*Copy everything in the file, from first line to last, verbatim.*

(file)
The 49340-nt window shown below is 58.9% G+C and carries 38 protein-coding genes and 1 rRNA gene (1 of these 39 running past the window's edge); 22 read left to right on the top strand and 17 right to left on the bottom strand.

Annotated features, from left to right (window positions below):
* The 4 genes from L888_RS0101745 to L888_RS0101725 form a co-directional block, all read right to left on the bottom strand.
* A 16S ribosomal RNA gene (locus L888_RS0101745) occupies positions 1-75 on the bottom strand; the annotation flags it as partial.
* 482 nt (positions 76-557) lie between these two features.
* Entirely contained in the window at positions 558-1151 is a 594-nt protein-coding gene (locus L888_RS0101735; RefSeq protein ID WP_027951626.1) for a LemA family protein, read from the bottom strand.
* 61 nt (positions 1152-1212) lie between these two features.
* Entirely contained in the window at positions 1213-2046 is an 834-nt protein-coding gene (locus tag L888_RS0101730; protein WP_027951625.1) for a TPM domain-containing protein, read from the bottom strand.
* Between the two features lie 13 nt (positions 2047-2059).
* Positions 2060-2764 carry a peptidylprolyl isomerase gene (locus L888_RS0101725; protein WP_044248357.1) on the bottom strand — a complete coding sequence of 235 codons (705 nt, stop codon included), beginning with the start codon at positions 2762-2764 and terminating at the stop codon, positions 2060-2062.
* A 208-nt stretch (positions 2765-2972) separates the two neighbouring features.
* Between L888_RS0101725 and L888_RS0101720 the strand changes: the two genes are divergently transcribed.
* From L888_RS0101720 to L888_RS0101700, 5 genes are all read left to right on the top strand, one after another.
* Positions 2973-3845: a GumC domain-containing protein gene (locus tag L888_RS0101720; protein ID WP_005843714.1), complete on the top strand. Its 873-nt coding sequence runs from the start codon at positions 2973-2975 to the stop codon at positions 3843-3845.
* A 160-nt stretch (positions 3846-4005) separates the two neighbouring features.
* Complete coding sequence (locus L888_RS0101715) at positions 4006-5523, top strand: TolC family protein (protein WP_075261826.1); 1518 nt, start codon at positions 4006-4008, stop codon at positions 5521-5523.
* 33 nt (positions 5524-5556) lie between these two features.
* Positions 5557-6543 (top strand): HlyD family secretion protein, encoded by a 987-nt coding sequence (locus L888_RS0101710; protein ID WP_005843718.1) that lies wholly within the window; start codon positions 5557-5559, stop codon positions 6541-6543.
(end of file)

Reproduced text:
The 49340-nt window shown below is 58.9% G+C and carries 38 protein-coding genes and 1 rRNA gene (1 of these 39 running past the window's edge); 22 read left to right on the top strand and 17 right to left on the bottom strand.

Annotated features, from left to right (window positions below):
* The 4 genes from L888_RS0101745 to L888_RS0101725 form a co-directional block, all read right to left on the bottom strand.
* A 16S ribosomal RNA gene (locus L888_RS0101745) occupies positions 1-75 on the bottom strand; the annotation flags it as partial.
* 482 nt (positions 76-557) lie between these two features.
* Entirely contained in the window at positions 558-1151 is a 594-nt protein-coding gene (locus L888_RS0101735; RefSeq protein ID WP_027951626.1) for a LemA family protein, read from the bottom strand.
* 61 nt (positions 1152-1212) lie between these two features.
* Entirely contained in the window at positions 1213-2046 is an 834-nt protein-coding gene (locus tag L888_RS0101730; protein WP_027951625.1) for a TPM domain-containing protein, read from the bottom strand.
* Between the two features lie 13 nt (positions 2047-2059).
* Positions 2060-2764 carry a peptidylprolyl isomerase gene (locus L888_RS0101725; protein WP_044248357.1) on the bottom strand — a complete coding sequence of 235 codons (705 nt, stop codon included), beginning with the start codon at positions 2762-2764 and terminating at the stop codon, positions 2060-2062.
* A 208-nt stretch (positions 2765-2972) separates the two neighbouring features.
* Between L888_RS0101725 and L888_RS0101720 the strand changes: the two genes are divergently transcribed.
* From L888_RS0101720 to L888_RS0101700, 5 genes are all read left to right on the top strand, one after another.
* Positions 2973-3845: a GumC domain-containing protein gene (locus tag L888_RS0101720; protein ID WP_005843714.1), complete on the top strand. Its 873-nt coding sequence runs from the start codon at positions 2973-2975 to the stop codon at positions 3843-3845.
* A 160-nt stretch (positions 3846-4005) separates the two neighbouring features.
* Complete coding sequence (locus L888_RS0101715) at positions 4006-5523, top strand: TolC family protein (protein WP_075261826.1); 1518 nt, start codon at positions 4006-4008, stop codon at positions 5521-5523.
* 33 nt (positions 5524-5556) lie between these two features.
* Positions 5557-6543 (top strand): HlyD family secretion protein, encoded by a 987-nt coding sequence (locus L888_RS0101710; protein ID WP_005843718.1) that lies wholly within the window; start codon positions 5557-5559, stop codon positions 6541-6543.